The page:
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Battle of Marquain

 

Battle of Marquain

The Battle of Marquain was a conflict between the Archduchy of Austria and the Kingdom of France during the War of the First Coalition. It took place on 29 April 1792 and ended in a French defeat.

Contents

  • Context 1
  • Course 2
  • Bibliography 3
  • References 4

Context

During Biron's attempts to capture Quiévrain and Mons, marshal Théobald Dillon made a feint towards Tournai. Leaving Lille with 10 squadrons, 6 battalions and 6 guns, he met the Austrian major-general Louis-François de Civalart, encamped with 3,000 men on the heights above Marquain.[1] Austrian skirmishers attacked the French vanguard so heavily that the French realized Civalart wished to bring on a pitched battle, whereas Dillon had orders to avoid one.

Course

Seeing the enemy coming down to meet him and unsure of his own troops (who had frequently been insubordinate on the march from Lille), Dillon obeyed his orders and commanded a retreat.[1] At the first sign of a French withdrawal, the Austrians fired their guns several times despite being out of range, with none of their shots even reaching Dillon's rearguard. Despite the French troops' fear of their own generals, the cavalry squadrons covering the retreat panicked just as at Quiévrain. Hearing the guns, they rushed into their own infantry shouting "Sauve qui peut, nous sommes trahis" ("Every man for himself, we are betrayed"). This spread confusion in the French force, which fled in disorder across Baisieux nacl towards Lille, leaving behind its baggage, munitions and all but 2 guns. Dillon tried in vain to rally his retreating troops before the enemy could attack and was shot by one of his own troops.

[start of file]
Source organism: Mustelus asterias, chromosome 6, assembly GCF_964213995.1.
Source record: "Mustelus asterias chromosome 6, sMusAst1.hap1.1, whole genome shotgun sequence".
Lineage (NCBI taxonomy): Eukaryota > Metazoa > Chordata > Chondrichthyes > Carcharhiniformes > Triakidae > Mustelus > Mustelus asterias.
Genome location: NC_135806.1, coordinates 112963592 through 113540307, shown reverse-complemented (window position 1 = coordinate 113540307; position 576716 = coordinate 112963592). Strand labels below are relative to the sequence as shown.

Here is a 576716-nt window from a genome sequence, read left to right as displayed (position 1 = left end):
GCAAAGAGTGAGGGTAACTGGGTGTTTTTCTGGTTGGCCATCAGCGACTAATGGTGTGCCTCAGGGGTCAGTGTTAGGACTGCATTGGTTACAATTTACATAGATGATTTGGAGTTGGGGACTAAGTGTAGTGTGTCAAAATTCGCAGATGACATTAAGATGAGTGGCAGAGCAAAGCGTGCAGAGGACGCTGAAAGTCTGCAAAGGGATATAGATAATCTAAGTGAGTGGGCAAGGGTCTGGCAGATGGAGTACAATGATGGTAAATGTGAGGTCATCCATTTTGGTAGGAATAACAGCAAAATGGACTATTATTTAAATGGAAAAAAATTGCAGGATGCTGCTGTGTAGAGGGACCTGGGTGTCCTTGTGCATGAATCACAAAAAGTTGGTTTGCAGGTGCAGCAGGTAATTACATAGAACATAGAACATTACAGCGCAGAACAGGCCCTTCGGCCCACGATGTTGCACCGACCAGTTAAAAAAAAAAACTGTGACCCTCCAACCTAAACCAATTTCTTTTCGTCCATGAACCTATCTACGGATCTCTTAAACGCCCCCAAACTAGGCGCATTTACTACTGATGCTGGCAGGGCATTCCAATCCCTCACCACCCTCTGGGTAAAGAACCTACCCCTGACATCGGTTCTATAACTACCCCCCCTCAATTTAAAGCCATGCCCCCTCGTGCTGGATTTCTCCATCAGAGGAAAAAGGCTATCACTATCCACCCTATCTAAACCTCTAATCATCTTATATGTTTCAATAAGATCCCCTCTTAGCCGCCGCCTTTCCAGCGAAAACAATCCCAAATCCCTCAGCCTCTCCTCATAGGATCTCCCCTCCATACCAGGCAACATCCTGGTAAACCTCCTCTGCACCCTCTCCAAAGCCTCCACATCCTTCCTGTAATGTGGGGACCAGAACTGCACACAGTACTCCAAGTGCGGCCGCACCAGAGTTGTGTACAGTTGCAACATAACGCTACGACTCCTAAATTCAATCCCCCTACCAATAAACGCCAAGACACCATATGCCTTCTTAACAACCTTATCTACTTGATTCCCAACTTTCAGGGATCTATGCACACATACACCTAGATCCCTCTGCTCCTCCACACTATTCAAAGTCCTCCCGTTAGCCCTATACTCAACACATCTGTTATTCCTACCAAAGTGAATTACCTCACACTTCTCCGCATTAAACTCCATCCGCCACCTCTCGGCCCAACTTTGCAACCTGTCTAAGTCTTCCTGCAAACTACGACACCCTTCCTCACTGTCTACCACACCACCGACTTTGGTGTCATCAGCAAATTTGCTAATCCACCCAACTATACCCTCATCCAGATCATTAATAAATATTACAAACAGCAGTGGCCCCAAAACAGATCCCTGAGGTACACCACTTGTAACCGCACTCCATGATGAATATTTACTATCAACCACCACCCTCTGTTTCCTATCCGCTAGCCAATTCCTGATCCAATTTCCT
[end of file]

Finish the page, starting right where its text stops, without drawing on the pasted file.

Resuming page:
The force re-formed level with the Fives gate, with a mixture of soldiers from different regiments forming a garrison. Dillon's second in command, the engineer colonel Pierre-François Berthois, was stopped by the soldiers, hung from one of the battlements and fired him and 3 or 4 prisoners from a gun.[1] Wounded, Dillon was shot in a cart and bayonetted. His body was tied to the cart and dragged through the streets as far as the Grand Place, where it was thrown on a fire, made up of signs from several neighbouring shops.[1] Dillon's brother Arthur complained to the Assembly and his murderers were punished and his widow granted a pension to raise her children.[1]

Bibliography

  • Victoires, conquêtes, désastres, revers et guerres civiles des Français, volume 7

References

  1. ^ a b c d e Victoires, conquêtes, désastres, revers et guerres civiles des Français, volume 7

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